September 6, 1998 -- "Back to Paradise" is an oddity in today's movie market. It is a quiet, thoughtful movie about hard moral choices, truth, love, accountability, crime, punishment and friendship.There are no car chases or shootouts, jail breaks or high-tech gadgetry. There are no quick and easy solutions to the central problem posed by the movie, but there are intelligent people portrayed making tough choices after serious consideration, listening not only to their minds, but their hearts. That is unusual in any story, especially a commercial movie. <> The story has to do with three friends who spend some time in Malaysia together. They buy a large quantity of hashish, but leave it behind when they split up. One of the three gets left holding the bag, so to speak, and is sentenced to death because the drugs were at the house he was in the process of leaving when the police arrived.
The man, Lewis McBride, the most blameless of the three, takes the fall for what the other two did without implicating them, but when his appeals run out and he only has a week left to live, he accepts a deal that would release him if one or both of his friends would return to Malaysia to accept their share of the blame.
McBride's attorney, Beth Eastern, (Anne Heche of "6 Days and 7 Nights" and "Wag the Dog") returns to New York to persuade Lewis' two friends to return to face from three to six years in prison. If one returns, it is six years, if two return, it is three years for each of the two men.
One of McBride's friends, John "Sheriff" Volgecherev (Vince Vaughn), is immediately suspicious of the whole idea and doesn't trust Eastern. He seems to reject the idea out of hand. The other friend, Tony, (David Conrad) is about to be married and seems to have his whole life in front of him, yet he agrees to go if the other friend, John will return to Malaysia with him, reducing the sentence to three years.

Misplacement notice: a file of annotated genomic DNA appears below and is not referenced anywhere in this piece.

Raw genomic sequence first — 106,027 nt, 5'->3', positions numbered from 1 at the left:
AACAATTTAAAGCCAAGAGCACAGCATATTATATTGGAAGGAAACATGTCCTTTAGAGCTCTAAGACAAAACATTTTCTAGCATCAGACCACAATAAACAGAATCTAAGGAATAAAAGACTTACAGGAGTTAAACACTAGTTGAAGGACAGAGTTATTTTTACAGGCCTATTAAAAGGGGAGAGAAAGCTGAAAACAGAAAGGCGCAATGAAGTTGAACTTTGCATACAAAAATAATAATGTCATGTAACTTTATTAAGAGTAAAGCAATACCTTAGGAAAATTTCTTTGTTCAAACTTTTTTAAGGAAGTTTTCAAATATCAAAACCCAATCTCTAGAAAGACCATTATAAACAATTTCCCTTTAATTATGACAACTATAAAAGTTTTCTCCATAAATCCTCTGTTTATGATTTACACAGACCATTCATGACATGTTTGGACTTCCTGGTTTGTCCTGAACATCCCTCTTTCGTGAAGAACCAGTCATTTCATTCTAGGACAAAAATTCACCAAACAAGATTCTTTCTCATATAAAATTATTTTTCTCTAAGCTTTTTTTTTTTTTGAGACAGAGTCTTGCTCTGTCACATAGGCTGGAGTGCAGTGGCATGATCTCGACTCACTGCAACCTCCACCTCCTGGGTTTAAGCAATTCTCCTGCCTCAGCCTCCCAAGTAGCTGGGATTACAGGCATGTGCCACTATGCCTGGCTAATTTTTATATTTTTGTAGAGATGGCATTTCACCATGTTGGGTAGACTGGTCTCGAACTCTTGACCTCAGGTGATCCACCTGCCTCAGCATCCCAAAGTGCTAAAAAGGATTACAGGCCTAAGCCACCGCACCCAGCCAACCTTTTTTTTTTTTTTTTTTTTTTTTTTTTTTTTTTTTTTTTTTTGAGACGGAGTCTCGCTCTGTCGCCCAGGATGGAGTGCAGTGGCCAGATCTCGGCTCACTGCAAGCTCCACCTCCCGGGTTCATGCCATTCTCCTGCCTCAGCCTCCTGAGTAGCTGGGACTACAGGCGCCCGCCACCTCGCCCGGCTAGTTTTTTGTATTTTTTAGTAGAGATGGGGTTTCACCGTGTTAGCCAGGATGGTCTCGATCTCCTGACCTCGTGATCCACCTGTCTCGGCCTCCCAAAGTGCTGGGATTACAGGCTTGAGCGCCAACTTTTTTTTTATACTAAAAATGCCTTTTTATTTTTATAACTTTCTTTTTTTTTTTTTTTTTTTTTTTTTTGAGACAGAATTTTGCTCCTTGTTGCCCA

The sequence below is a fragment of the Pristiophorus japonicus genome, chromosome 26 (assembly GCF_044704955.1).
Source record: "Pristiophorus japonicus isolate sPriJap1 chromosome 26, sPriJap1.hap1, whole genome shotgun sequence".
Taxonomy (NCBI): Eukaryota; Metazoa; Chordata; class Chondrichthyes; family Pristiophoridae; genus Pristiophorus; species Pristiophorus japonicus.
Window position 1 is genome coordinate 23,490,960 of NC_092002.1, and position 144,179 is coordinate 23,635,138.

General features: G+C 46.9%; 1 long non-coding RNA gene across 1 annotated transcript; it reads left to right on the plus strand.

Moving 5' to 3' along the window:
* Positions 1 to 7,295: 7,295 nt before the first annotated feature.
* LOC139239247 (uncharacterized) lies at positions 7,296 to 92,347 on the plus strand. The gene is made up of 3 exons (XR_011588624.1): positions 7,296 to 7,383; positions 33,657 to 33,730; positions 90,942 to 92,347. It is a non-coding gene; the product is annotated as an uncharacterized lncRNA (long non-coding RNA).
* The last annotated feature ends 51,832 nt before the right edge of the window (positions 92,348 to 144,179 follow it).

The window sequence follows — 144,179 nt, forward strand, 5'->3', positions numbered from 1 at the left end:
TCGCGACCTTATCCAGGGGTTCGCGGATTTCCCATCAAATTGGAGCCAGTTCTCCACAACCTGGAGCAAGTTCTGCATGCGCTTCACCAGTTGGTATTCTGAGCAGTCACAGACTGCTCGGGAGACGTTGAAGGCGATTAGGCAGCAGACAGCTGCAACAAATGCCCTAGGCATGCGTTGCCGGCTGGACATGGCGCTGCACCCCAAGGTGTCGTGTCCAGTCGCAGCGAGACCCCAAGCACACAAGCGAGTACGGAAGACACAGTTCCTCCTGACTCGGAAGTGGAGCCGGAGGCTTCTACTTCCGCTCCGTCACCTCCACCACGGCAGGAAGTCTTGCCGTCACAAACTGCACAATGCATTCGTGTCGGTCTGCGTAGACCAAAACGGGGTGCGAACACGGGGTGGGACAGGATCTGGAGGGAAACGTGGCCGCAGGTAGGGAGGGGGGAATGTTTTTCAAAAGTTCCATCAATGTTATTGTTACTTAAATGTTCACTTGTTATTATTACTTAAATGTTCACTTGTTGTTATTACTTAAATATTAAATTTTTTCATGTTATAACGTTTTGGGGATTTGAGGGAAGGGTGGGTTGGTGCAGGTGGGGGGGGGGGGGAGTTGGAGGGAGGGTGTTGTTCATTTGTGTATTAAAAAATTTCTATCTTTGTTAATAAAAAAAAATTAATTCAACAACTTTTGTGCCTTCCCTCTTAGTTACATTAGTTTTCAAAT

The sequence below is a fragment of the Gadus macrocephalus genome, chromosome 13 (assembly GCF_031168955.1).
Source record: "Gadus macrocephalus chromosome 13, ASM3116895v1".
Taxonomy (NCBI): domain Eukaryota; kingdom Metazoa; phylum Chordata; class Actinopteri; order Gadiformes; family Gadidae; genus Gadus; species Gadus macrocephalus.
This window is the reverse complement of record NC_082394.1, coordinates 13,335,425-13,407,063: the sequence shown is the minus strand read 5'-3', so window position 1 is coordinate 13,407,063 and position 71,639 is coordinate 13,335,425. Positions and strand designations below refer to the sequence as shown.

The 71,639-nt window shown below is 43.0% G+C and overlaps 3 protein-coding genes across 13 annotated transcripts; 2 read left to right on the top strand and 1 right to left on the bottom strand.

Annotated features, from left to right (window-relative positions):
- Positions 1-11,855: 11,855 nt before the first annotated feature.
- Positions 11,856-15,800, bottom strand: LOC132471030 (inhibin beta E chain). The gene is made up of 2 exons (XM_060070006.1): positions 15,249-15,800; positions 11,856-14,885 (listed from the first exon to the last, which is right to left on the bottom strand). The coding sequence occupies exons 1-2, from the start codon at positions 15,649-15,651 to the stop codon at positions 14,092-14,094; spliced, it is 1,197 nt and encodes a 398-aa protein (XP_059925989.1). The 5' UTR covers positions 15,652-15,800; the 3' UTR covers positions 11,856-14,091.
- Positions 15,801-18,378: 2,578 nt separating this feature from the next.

If this seems pretty straightforward, it isn't. The plot is much more complicated than that. The relationship between these four characters is dynamic and there are some surprising developments. Both John and Tony do some serious soul searching and Eastern's role in the lives of all three men becomes much more complicated.
While I didn't much care for the way the movie ended, and the way a particular newspaper reporter was portrayed (the only really shallow, unthinking character in the film), and the way many scenes seemed poorly lit (or maybe the projector light was weak) the film is quite good. It is serious, contemplative and well-written, acted and directed for the most part. It held my interest to the end. It rates a B.
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